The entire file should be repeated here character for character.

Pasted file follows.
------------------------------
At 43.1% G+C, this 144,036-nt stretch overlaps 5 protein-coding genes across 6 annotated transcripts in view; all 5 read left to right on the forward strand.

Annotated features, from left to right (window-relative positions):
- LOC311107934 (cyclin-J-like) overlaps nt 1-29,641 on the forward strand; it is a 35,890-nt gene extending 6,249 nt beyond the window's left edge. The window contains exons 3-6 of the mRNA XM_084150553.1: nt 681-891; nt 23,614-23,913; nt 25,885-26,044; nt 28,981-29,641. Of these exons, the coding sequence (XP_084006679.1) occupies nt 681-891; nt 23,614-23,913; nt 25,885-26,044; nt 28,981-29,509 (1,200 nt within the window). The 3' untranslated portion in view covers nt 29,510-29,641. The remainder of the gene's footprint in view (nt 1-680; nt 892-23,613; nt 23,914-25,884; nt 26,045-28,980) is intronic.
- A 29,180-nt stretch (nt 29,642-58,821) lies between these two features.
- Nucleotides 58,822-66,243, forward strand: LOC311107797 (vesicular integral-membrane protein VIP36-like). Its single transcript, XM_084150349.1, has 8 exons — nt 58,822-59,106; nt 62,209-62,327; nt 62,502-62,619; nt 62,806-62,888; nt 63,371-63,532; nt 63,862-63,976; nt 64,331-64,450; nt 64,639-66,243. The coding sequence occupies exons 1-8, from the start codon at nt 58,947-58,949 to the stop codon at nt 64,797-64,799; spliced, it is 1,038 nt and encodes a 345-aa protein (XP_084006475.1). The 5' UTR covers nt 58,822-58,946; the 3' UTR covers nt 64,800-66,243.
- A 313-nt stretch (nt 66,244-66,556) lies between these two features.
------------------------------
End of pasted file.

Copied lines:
At 43.1% G+C, this 144,036-nt stretch overlaps 5 protein-coding genes across 6 annotated transcripts in view; all 5 read left to right on the forward strand.

Annotated features, from left to right (window-relative positions):
- LOC311107934 (cyclin-J-like) overlaps nt 1-29,641 on the forward strand; it is a 35,890-nt gene extending 6,249 nt beyond the window's left edge. The window contains exons 3-6 of the mRNA XM_084150553.1: nt 681-891; nt 23,614-23,913; nt 25,885-26,044; nt 28,981-29,641. Of these exons, the coding sequence (XP_084006679.1) occupies nt 681-891; nt 23,614-23,913; nt 25,885-26,044; nt 28,981-29,509 (1,200 nt within the window). The 3' untranslated portion in view covers nt 29,510-29,641. The remainder of the gene's footprint in view (nt 1-680; nt 892-23,613; nt 23,914-25,884; nt 26,045-28,980) is intronic.
- A 29,180-nt stretch (nt 29,642-58,821) lies between these two features.
- Nucleotides 58,822-66,243, forward strand: LOC311107797 (vesicular integral-membrane protein VIP36-like). Its single transcript, XM_084150349.1, has 8 exons — nt 58,822-59,106; nt 62,209-62,327; nt 62,502-62,619; nt 62,806-62,888; nt 63,371-63,532; nt 63,862-63,976; nt 64,331-64,450; nt 64,639-66,243. The coding sequence occupies exons 1-8, from the start codon at nt 58,947-58,949 to the stop codon at nt 64,797-64,799; spliced, it is 1,038 nt and encodes a 345-aa protein (XP_084006475.1). The 5' UTR covers nt 58,822-58,946; the 3' UTR covers nt 64,800-66,243.
- A 313-nt stretch (nt 66,244-66,556) lies between these two features.